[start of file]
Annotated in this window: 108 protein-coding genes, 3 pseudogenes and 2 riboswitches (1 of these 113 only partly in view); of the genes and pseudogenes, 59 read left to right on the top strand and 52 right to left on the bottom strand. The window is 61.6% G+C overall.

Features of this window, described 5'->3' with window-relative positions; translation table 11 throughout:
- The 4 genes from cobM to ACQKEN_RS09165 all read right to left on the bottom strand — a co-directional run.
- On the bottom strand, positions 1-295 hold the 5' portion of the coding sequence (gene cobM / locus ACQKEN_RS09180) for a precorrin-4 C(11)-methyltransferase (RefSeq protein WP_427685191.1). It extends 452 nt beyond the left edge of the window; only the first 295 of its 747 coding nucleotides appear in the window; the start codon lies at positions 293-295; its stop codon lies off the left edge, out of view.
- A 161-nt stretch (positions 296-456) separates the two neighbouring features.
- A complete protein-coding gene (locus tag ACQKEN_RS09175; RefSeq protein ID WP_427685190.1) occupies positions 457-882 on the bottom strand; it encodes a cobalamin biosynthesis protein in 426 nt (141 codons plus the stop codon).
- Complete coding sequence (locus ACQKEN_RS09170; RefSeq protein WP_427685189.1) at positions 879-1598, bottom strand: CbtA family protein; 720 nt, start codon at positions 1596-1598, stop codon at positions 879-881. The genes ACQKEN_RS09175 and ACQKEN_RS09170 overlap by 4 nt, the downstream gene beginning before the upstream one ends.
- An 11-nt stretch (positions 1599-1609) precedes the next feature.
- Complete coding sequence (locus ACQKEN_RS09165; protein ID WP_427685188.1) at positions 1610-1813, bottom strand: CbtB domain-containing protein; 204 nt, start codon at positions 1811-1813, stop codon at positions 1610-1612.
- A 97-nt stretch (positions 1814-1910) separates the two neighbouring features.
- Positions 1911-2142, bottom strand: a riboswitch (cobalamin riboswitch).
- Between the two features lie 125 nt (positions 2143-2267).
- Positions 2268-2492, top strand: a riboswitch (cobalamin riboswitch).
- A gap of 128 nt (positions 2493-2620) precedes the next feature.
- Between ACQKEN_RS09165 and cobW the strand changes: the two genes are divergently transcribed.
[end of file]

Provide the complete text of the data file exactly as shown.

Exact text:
Annotated in this window: 108 protein-coding genes, 3 pseudogenes and 2 riboswitches (1 of these 113 only partly in view); of the genes and pseudogenes, 59 read left to right on the top strand and 52 right to left on the bottom strand. The window is 61.6% G+C overall.

Features of this window, described 5'->3' with window-relative positions; translation table 11 throughout:
- The 4 genes from cobM to ACQKEN_RS09165 all read right to left on the bottom strand — a co-directional run.
- On the bottom strand, positions 1-295 hold the 5' portion of the coding sequence (gene cobM / locus ACQKEN_RS09180) for a precorrin-4 C(11)-methyltransferase (RefSeq protein WP_427685191.1). It extends 452 nt beyond the left edge of the window; only the first 295 of its 747 coding nucleotides appear in the window; the start codon lies at positions 293-295; its stop codon lies off the left edge, out of view.
- A 161-nt stretch (positions 296-456) separates the two neighbouring features.
- A complete protein-coding gene (locus tag ACQKEN_RS09175; RefSeq protein ID WP_427685190.1) occupies positions 457-882 on the bottom strand; it encodes a cobalamin biosynthesis protein in 426 nt (141 codons plus the stop codon).
- Complete coding sequence (locus ACQKEN_RS09170; RefSeq protein WP_427685189.1) at positions 879-1598, bottom strand: CbtA family protein; 720 nt, start codon at positions 1596-1598, stop codon at positions 879-881. The genes ACQKEN_RS09175 and ACQKEN_RS09170 overlap by 4 nt, the downstream gene beginning before the upstream one ends.
- An 11-nt stretch (positions 1599-1609) precedes the next feature.
- Complete coding sequence (locus ACQKEN_RS09165; protein ID WP_427685188.1) at positions 1610-1813, bottom strand: CbtB domain-containing protein; 204 nt, start codon at positions 1811-1813, stop codon at positions 1610-1612.
- A 97-nt stretch (positions 1814-1910) separates the two neighbouring features.
- Positions 1911-2142, bottom strand: a riboswitch (cobalamin riboswitch).
- Between the two features lie 125 nt (positions 2143-2267).
- Positions 2268-2492, top strand: a riboswitch (cobalamin riboswitch).
- A gap of 128 nt (positions 2493-2620) precedes the next feature.
- Between ACQKEN_RS09165 and cobW the strand changes: the two genes are divergently transcribed.